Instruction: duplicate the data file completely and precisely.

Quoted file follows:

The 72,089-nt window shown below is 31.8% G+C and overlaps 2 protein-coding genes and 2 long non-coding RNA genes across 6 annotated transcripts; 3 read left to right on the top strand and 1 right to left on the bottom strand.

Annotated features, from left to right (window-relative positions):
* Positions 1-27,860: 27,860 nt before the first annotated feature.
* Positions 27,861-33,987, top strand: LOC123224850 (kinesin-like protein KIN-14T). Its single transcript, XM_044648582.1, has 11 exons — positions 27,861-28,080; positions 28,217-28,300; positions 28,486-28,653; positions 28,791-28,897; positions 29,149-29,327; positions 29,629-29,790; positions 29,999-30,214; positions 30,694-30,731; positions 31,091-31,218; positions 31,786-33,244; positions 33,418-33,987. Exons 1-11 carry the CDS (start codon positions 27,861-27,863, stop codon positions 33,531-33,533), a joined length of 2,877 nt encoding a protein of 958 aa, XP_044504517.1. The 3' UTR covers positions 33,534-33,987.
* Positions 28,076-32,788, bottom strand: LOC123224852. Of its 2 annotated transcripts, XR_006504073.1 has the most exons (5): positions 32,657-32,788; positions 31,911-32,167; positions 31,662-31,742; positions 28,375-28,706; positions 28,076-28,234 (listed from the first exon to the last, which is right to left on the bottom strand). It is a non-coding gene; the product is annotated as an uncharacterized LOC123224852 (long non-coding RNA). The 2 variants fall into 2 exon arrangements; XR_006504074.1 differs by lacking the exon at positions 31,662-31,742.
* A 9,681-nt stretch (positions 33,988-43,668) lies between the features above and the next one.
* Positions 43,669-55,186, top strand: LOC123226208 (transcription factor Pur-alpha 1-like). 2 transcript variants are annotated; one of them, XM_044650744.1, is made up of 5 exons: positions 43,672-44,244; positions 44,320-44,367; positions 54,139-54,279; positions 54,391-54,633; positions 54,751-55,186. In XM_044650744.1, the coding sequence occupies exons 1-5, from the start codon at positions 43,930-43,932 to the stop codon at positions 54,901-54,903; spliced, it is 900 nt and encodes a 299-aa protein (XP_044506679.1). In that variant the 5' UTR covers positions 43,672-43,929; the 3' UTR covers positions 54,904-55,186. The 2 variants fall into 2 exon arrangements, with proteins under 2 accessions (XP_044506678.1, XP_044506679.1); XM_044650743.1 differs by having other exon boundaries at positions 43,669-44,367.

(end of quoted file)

The 72,089-nt window shown below is 31.8% G+C and overlaps 2 protein-coding genes and 2 long non-coding RNA genes across 6 annotated transcripts; 3 read left to right on the top strand and 1 right to left on the bottom strand.

Annotated features, from left to right (window-relative positions):
* Positions 1-27,860: 27,860 nt before the first annotated feature.
* Positions 27,861-33,987, top strand: LOC123224850 (kinesin-like protein KIN-14T). Its single transcript, XM_044648582.1, has 11 exons — positions 27,861-28,080; positions 28,217-28,300; positions 28,486-28,653; positions 28,791-28,897; positions 29,149-29,327; positions 29,629-29,790; positions 29,999-30,214; positions 30,694-30,731; positions 31,091-31,218; positions 31,786-33,244; positions 33,418-33,987. Exons 1-11 carry the CDS (start codon positions 27,861-27,863, stop codon positions 33,531-33,533), a joined length of 2,877 nt encoding a protein of 958 aa, XP_044504517.1. The 3' UTR covers positions 33,534-33,987.
* Positions 28,076-32,788, bottom strand: LOC123224852. Of its 2 annotated transcripts, XR_006504073.1 has the most exons (5): positions 32,657-32,788; positions 31,911-32,167; positions 31,662-31,742; positions 28,375-28,706; positions 28,076-28,234 (listed from the first exon to the last, which is right to left on the bottom strand). It is a non-coding gene; the product is annotated as an uncharacterized LOC123224852 (long non-coding RNA). The 2 variants fall into 2 exon arrangements; XR_006504074.1 differs by lacking the exon at positions 31,662-31,742.
* A 9,681-nt stretch (positions 33,988-43,668) lies between the features above and the next one.
* Positions 43,669-55,186, top strand: LOC123226208 (transcription factor Pur-alpha 1-like). 2 transcript variants are annotated; one of them, XM_044650744.1, is made up of 5 exons: positions 43,672-44,244; positions 44,320-44,367; positions 54,139-54,279; positions 54,391-54,633; positions 54,751-55,186. In XM_044650744.1, the coding sequence occupies exons 1-5, from the start codon at positions 43,930-43,932 to the stop codon at positions 54,901-54,903; spliced, it is 900 nt and encodes a 299-aa protein (XP_044506679.1). In that variant the 5' UTR covers positions 43,672-43,929; the 3' UTR covers positions 54,904-55,186. The 2 variants fall into 2 exon arrangements, with proteins under 2 accessions (XP_044506678.1, XP_044506679.1); XM_044650743.1 differs by having other exon boundaries at positions 43,669-44,367.